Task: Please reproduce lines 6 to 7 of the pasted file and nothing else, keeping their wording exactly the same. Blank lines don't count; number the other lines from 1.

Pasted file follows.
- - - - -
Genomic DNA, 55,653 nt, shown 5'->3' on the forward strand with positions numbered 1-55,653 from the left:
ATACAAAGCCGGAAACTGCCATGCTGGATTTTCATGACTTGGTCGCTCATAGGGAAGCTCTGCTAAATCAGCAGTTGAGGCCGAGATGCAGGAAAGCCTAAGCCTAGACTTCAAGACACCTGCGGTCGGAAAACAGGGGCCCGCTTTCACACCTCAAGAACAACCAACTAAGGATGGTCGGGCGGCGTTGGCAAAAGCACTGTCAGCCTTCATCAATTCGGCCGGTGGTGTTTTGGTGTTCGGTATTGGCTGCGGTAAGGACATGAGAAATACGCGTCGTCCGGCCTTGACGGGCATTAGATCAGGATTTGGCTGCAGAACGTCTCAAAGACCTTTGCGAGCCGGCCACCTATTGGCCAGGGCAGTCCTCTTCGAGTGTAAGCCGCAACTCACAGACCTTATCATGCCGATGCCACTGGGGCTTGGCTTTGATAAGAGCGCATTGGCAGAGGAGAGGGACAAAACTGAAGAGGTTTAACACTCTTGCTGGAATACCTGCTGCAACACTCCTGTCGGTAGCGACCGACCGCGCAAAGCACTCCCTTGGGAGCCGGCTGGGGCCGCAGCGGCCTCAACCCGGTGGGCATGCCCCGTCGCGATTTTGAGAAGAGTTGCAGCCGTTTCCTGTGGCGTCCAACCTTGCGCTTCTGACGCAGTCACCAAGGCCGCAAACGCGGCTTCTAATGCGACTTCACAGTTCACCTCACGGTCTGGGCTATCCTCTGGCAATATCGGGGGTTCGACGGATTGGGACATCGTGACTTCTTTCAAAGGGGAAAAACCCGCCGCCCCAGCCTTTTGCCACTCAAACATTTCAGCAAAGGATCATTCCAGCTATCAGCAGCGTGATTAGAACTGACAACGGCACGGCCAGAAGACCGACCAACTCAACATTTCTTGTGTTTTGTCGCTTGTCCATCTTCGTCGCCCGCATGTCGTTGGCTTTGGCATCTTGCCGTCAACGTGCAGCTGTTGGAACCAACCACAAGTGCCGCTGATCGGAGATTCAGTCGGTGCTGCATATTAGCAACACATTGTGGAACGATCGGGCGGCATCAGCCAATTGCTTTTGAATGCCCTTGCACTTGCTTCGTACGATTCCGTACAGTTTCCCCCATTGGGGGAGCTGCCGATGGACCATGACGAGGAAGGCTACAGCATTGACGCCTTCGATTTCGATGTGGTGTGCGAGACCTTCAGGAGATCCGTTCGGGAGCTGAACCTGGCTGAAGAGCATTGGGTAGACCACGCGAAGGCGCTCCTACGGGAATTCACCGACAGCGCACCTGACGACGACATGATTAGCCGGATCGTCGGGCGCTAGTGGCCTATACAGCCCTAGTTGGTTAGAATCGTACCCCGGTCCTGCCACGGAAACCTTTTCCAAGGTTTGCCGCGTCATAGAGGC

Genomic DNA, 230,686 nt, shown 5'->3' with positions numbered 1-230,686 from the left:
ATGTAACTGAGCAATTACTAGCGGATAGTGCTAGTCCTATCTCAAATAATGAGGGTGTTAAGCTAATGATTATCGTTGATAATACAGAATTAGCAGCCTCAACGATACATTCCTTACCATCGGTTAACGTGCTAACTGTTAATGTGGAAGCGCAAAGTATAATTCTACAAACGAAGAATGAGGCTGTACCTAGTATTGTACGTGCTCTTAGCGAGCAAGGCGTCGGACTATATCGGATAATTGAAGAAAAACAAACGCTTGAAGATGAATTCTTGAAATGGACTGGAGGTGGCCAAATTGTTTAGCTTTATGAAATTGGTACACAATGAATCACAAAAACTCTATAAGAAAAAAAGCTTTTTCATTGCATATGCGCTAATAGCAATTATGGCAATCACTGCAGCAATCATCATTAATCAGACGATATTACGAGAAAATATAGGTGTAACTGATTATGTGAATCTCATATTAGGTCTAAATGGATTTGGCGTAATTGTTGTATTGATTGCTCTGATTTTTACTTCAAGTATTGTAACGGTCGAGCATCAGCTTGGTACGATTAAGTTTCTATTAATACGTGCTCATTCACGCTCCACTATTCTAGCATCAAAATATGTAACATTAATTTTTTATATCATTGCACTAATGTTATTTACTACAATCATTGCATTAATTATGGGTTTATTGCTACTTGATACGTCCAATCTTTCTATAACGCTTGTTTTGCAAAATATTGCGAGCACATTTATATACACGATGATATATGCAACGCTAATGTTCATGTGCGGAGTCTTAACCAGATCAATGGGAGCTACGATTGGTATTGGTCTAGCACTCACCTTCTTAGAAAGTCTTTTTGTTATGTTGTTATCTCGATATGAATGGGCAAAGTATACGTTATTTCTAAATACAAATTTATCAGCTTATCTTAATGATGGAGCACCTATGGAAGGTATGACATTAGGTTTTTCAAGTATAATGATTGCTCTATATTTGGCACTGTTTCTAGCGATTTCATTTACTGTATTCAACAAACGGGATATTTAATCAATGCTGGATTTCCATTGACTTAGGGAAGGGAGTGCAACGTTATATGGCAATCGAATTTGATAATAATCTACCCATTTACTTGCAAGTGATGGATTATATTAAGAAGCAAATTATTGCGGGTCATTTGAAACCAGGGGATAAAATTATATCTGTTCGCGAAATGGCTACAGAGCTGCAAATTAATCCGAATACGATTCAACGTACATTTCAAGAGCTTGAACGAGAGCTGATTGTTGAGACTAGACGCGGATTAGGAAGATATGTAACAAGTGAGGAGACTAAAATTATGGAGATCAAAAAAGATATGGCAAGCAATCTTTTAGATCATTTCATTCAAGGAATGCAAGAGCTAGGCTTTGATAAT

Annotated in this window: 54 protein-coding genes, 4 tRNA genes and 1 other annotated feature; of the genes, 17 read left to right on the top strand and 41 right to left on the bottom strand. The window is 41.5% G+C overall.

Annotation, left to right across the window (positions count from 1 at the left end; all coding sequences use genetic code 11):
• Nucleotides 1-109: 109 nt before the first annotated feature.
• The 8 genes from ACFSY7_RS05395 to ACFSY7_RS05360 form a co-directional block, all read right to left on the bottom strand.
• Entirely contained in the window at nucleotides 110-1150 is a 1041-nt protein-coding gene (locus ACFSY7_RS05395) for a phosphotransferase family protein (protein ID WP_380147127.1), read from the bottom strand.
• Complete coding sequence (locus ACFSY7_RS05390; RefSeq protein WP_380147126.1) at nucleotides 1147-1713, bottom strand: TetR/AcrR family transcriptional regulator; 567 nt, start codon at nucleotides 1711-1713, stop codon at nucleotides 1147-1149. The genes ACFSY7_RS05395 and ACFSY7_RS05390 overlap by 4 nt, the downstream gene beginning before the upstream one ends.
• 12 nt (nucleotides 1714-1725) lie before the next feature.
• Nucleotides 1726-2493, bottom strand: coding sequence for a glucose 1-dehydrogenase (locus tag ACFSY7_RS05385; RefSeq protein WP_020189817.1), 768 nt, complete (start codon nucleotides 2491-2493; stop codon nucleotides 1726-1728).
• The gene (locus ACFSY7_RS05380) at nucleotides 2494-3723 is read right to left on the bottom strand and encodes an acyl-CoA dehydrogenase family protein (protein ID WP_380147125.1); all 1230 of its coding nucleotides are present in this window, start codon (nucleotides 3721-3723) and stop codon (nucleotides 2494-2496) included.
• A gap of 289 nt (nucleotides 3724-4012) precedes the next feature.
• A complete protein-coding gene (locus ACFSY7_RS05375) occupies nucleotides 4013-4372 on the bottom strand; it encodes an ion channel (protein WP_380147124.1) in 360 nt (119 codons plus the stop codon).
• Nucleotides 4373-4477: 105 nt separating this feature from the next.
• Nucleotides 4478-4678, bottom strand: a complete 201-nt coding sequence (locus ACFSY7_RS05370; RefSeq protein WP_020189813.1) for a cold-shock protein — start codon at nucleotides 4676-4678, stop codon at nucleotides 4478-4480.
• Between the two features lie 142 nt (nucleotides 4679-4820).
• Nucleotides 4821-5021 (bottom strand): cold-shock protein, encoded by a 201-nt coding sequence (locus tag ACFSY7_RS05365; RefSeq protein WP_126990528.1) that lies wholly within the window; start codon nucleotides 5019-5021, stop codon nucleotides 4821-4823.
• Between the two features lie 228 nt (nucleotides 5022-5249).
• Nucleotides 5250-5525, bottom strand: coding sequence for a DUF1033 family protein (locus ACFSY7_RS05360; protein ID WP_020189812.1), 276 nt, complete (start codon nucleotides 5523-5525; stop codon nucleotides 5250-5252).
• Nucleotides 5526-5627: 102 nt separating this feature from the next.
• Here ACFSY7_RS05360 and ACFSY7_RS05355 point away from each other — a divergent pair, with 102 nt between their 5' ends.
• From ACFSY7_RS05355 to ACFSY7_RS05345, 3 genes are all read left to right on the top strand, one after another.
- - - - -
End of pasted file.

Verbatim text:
Annotation, left to right across the window (positions count from 1 at the left end; all coding sequences use genetic code 11):
• Nucleotides 1-109: 109 nt before the first annotated feature.